To Whom Shall We Go?


Simon Peter answered him, “Lord, to whom shall we go? You have the words of eternal life….”
—John 6:68 ESV

One of the oddities I’ve encountered in talking with Christians who have been walking with Jesus for decades is that many of them are asking the question Simon Peter asked of Jesus. There’s a sense that many are looking around, wondering if this Christian “thing” is it.

I find this odd because this renewed asking of Peter’s question is starkly opposite the intent of the original. Context should help:

“I am the bread of life. Your fathers ate the manna in the wilderness, and they died. This is the bread that comes down from heaven, so that one may eat of it and not die. I am the living bread that came down from heaven. If anyone eats of this bread, he will live forever. And the bread that I will give for the life of the world is my flesh.”

The Jews then disputed among themselves, saying, “How can this man give us his flesh to eat?”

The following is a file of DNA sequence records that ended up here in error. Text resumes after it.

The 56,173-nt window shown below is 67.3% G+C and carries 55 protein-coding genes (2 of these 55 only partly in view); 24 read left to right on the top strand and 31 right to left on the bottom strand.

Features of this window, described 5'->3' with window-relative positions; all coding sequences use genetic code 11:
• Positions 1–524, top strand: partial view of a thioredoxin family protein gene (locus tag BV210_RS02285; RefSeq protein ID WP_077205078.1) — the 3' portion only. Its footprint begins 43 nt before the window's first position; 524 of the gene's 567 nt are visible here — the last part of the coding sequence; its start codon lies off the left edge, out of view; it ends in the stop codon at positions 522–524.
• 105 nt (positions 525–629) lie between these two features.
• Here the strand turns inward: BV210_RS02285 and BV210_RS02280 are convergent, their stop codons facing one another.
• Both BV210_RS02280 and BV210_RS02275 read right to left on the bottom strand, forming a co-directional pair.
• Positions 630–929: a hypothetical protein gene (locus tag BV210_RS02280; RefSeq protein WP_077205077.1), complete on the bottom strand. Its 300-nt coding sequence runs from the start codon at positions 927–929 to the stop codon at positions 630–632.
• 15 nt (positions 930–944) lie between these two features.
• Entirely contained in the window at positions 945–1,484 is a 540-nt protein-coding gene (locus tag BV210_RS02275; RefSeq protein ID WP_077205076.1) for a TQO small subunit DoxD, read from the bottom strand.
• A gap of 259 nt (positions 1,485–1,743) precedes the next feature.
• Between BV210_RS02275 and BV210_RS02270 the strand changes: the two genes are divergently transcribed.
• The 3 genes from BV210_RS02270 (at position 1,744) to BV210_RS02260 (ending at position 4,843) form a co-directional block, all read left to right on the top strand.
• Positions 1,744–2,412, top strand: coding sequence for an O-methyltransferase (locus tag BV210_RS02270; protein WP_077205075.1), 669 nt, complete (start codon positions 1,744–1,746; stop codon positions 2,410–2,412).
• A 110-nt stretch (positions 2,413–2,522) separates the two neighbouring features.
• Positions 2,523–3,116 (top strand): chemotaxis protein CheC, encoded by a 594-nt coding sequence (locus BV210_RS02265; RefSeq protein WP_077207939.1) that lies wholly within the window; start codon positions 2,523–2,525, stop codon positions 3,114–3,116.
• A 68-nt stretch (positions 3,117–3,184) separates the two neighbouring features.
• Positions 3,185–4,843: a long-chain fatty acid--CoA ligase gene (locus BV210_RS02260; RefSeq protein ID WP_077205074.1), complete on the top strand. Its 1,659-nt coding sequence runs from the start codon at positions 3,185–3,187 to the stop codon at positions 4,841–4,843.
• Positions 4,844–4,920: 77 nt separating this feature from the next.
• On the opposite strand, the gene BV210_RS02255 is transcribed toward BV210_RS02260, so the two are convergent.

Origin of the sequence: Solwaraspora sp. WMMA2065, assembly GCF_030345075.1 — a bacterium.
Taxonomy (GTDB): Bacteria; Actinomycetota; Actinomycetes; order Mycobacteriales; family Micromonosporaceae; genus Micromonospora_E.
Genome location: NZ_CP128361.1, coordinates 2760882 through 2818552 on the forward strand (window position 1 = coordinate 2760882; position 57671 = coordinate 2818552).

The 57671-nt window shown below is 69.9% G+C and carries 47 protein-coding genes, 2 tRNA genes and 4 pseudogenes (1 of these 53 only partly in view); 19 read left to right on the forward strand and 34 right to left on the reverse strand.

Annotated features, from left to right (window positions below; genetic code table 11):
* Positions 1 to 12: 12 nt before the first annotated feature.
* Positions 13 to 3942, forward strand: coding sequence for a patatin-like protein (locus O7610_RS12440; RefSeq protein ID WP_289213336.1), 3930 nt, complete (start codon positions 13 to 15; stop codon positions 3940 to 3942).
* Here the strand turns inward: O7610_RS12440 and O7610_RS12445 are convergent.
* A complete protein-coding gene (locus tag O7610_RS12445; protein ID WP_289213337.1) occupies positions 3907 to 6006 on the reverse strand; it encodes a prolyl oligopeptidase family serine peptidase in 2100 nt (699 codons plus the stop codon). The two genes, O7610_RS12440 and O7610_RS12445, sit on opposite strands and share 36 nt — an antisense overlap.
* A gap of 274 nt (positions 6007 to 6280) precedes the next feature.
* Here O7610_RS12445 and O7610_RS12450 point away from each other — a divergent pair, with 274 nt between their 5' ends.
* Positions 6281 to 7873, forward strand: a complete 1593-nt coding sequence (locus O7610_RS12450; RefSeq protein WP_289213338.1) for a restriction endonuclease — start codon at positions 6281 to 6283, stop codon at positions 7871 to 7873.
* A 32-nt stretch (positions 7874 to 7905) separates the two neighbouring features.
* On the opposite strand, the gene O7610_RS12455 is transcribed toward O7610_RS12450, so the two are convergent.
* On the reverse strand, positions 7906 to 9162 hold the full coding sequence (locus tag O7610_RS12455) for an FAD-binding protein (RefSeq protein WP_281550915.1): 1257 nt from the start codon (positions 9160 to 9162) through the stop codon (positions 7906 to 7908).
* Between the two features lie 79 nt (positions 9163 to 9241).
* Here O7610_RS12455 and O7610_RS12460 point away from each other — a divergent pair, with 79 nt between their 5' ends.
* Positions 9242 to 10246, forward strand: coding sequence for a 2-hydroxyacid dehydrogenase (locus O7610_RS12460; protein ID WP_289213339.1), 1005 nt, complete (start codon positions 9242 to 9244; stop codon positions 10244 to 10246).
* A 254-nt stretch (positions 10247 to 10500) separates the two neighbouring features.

So Jesus said to them, “Truly, truly, I say to you, unless you eat the flesh of the Son of Man and drink his blood, you have no life in you. Whoever feeds on my flesh and drinks my blood has eternal life, and I will raise him up on the last day. For my flesh is true food, and my blood is true drink. Whoever feeds on my flesh and drinks my blood abides in me, and I in him. As the living Father sent me, and I live because of the Father, so whoever feeds on me, he also will live because of me. This is the bread that came down from heaven, not like the bread the fathers ate, and died. Whoever feeds on this bread will live forever.”

Jesus said these things in the synagogue, as he taught at Capernaum. When many of his disciples heard it, they said, “This is a hard saying; who can listen to it?”